8. Educate them
Sexism is wholly ingrained in our society, so much so that some women don’t even realize that they experience discrimination based on their gender. “Are you on your period?” represents a common sexist question to appear when a woman is in a bad mood—a lot of us write it off. But we shouldn’t. Call these people out on their conduct. “If we don’t make people aware of their behavior, they can’t change either. Some of this behavior is so ingrained in all of us, and we’re not going to change it if we remain silent,” said Professor Weissman.  This sort of commenting and questioning is not appropriate in a professional setting, but a lot of these questions even come in during interviews. When a potential employer asks you, “What does your husband do?” or “Are you planning on getting pregnant?” redirect them. Those sorts of questions have no place in an interview for a job—after all, shouldn’t they question you about credentials? Where you went to school? Don’t let these questions go.
9. It is Not Your Fault
When someone is a victim of sexism, they may think that they’re alone. That’s not true! Unfortunately, almost every woman in the workplace experiences one form of sexism or another. From “I don’t know how you do this with kids at home,” to “Are you sure someone like you can handle it?,” these microaggressions weed their way into everyday conversation. Sexism and racism intersect as well: black women and Asian women are more likely to experience sexism due to the stereotypes of their race. “I’ll say with what I’ve noticed with studying the Me, Too Movement, is that a lot of women experience harassment, whether it is sexual harassment, and we also studied gender harassment… they think it’s only them. Like, they’re the only person receiving this treatment and therefore, it must be something wrong when them. But when you learn that everyone is experiencing the same stuff…it may be more comforting to know that it’s not your fault—it’s their fault, the person doing it. There’s value in that,” said Professor Johnson.  Don’t ever blame yourself for their sexism! And the next time you feel alone, or that it’s just you, remember that you have a whole movement behind you.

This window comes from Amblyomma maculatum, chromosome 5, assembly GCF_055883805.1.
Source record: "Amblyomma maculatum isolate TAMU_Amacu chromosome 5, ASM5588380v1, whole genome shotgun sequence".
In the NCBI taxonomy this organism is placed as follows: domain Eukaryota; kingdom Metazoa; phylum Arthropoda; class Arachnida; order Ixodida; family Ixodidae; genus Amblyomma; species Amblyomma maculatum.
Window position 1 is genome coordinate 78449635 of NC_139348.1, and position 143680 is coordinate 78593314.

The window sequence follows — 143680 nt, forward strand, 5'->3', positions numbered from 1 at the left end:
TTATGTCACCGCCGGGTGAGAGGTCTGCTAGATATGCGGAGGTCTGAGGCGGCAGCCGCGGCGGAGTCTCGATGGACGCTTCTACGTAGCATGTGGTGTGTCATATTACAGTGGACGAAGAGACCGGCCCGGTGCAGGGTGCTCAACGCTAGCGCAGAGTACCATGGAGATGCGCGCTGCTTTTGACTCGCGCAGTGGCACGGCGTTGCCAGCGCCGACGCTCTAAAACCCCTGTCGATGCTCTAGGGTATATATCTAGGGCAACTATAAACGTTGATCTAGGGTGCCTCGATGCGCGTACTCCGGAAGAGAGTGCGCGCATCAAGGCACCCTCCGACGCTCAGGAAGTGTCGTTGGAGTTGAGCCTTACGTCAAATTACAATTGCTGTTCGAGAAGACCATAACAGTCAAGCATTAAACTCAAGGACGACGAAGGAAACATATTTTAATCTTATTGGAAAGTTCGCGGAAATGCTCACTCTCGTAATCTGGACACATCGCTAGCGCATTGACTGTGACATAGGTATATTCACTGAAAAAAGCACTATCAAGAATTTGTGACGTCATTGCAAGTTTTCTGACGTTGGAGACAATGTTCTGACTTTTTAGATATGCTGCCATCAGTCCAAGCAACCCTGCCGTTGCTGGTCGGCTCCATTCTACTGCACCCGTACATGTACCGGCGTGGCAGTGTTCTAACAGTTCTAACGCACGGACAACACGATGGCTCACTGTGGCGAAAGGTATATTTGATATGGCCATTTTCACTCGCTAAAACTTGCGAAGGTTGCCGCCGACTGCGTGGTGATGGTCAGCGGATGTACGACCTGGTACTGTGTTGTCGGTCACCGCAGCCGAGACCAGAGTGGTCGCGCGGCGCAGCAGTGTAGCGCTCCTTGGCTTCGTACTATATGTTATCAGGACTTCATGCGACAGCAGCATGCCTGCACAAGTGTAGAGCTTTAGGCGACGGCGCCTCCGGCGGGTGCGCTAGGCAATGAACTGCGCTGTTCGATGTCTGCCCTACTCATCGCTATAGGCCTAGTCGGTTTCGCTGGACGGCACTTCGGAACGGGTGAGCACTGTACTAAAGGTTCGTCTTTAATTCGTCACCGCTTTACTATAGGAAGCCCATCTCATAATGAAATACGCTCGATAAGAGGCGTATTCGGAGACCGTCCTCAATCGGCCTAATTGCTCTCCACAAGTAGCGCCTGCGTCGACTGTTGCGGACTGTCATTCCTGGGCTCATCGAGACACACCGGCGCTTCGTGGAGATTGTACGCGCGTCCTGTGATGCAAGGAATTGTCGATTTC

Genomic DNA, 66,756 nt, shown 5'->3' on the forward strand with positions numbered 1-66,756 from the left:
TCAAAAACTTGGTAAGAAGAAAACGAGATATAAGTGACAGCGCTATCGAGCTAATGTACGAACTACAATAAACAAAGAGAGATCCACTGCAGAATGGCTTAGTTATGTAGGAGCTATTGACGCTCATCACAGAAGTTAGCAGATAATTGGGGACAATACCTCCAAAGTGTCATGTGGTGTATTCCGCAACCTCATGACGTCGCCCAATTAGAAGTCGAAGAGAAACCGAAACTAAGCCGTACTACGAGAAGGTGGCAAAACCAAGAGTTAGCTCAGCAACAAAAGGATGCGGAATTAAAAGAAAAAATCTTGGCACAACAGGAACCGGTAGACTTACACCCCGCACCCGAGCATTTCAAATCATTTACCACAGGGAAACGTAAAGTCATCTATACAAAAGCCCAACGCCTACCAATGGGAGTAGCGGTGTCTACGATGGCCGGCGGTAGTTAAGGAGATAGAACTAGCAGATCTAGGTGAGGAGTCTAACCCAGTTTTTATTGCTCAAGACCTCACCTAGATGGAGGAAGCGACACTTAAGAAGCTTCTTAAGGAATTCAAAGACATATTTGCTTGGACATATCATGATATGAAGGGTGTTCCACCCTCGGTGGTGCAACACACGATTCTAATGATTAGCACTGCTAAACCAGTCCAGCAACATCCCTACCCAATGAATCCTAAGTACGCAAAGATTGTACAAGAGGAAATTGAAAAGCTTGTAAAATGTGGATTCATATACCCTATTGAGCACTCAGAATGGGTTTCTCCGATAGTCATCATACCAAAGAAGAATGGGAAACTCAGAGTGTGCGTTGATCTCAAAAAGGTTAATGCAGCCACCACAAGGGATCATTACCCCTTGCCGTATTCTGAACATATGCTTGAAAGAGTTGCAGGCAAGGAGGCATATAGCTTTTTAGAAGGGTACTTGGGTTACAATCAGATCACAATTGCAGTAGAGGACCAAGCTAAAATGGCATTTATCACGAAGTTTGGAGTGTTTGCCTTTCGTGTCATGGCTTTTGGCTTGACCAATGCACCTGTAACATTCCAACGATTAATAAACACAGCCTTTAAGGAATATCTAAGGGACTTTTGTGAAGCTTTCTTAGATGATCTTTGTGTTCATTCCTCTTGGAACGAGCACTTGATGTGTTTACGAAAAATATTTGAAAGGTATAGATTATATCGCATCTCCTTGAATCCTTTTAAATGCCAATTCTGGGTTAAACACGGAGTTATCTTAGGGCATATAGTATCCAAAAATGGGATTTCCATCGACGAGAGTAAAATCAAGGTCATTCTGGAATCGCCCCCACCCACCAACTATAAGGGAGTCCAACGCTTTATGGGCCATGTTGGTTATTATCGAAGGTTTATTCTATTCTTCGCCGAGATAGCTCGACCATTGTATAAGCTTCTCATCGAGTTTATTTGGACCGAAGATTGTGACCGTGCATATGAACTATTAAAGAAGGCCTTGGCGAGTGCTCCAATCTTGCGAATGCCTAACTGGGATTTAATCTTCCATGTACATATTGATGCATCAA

10. Remember: You’re Awesome
Girl! You were meant to get this job. Just because some ignorant and arrogant coworkers may suggest otherwise, does not mean it’s true. “From personal experience, sexism has made me extremely uncomfortable and nervous, which are not feelings you want ever, especially at work… [But] the advice I would give is to hold your head up high. It is important to have confidence in yourself and your actions, especially in the workplace,” said Tenuto. It’s common to experience the Imposter Syndrome, where you harbor feelings of inadequacy, guilt and self-doubt even when experiencing great success due to your skillset. In fact, it is estimated that around 70% of people during their lifetime experience it!
There is such an overarching issue with men diminishing women’s accomplishments, multiple studies were even conducted on it! “There was a study that was pretty cool that actually showed that managers—it’s not like they’re trying not to recognize women’s accomplishments—they truly don’t see them… Confirmation bias is this phenomenon of like, ‘I expect this person is going to be a really good athlete’ and when I watch them play, I see all the good things they do because I expect them to be a good athlete, right? And if I expect you to fail, and you make a mistake, I’m like, ‘Oh, well, I knew you were going to make a mistake.’ I think because of that lower presumed competence for women because they’re ‘lower status’, people are more likely to notice mistakes than they are accomplishments because the accomplishments are inconsistent with our biases and so you overlook them…It feels like less of a big deal,” said Professor Johnson. But remember that you deserve to be there. You did the work, you got the interview and you got the job. After all, you’re not costume jewelry—you’re Cartier!